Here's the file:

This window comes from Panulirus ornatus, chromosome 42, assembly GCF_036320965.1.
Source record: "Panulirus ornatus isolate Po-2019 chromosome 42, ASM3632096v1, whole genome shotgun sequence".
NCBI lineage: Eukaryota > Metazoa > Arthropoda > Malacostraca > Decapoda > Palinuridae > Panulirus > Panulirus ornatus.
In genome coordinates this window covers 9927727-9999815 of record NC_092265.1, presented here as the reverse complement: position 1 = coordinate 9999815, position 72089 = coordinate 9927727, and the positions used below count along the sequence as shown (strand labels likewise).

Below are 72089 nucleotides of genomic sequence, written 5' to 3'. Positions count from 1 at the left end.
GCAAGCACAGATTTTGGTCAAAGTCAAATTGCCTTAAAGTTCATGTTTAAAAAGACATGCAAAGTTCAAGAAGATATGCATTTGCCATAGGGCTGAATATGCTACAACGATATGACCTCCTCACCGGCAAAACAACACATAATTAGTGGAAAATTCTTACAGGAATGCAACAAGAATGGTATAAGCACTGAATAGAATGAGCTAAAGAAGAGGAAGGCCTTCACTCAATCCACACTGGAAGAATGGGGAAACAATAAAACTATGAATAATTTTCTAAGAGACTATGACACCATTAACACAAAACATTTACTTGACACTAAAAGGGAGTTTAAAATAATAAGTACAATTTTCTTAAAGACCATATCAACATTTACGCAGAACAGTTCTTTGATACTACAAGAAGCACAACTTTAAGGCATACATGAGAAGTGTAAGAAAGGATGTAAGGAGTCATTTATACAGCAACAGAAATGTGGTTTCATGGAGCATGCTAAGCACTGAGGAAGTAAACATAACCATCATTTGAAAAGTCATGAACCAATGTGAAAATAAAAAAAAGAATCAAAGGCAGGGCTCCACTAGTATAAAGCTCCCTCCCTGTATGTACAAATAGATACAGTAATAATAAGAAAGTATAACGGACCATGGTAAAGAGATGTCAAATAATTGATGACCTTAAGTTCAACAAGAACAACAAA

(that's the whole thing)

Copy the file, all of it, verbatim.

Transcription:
This window comes from Panulirus ornatus, chromosome 42, assembly GCF_036320965.1.
Source record: "Panulirus ornatus isolate Po-2019 chromosome 42, ASM3632096v1, whole genome shotgun sequence".
NCBI lineage: Eukaryota > Metazoa > Arthropoda > Malacostraca > Decapoda > Palinuridae > Panulirus > Panulirus ornatus.
In genome coordinates this window covers 9927727-9999815 of record NC_092265.1, presented here as the reverse complement: position 1 = coordinate 9999815, position 72089 = coordinate 9927727, and the positions used below count along the sequence as shown (strand labels likewise).

Below are 72089 nucleotides of genomic sequence, written 5' to 3'. Positions count from 1 at the left end.
GCAAGCACAGATTTTGGTCAAAGTCAAATTGCCTTAAAGTTCATGTTTAAAAAGACATGCAAAGTTCAAGAAGATATGCATTTGCCATAGGGCTGAATATGCTACAACGATATGACCTCCTCACCGGCAAAACAACACATAATTAGTGGAAAATTCTTACAGGAATGCAACAAGAATGGTATAAGCACTGAATAGAATGAGCTAAAGAAGAGGAAGGCCTTCACTCAATCCACACTGGAAGAATGGGGAAACAATAAAACTATGAATAATTTTCTAAGAGACTATGACACCATTAACACAAAACATTTACTTGACACTAAAAGGGAGTTTAAAATAATAAGTACAATTTTCTTAAAGACCATATCAACATTTACGCAGAACAGTTCTTTGATACTACAAGAAGCACAACTTTAAGGCATACATGAGAAGTGTAAGAAAGGATGTAAGGAGTCATTTATACAGCAACAGAAATGTGGTTTCATGGAGCATGCTAAGCACTGAGGAAGTAAACATAACCATCATTTGAAAAGTCATGAACCAATGTGAAAATAAAAAAAAGAATCAAAGGCAGGGCTCCACTAGTATAAAGCTCCCTCCCTGTATGTACAAATAGATACAGTAATAATAAGAAAGTATAACGGACCATGGTAAAGAGATGTCAAATAATTGATGACCTTAAGTTCAACAAGAACAACAAA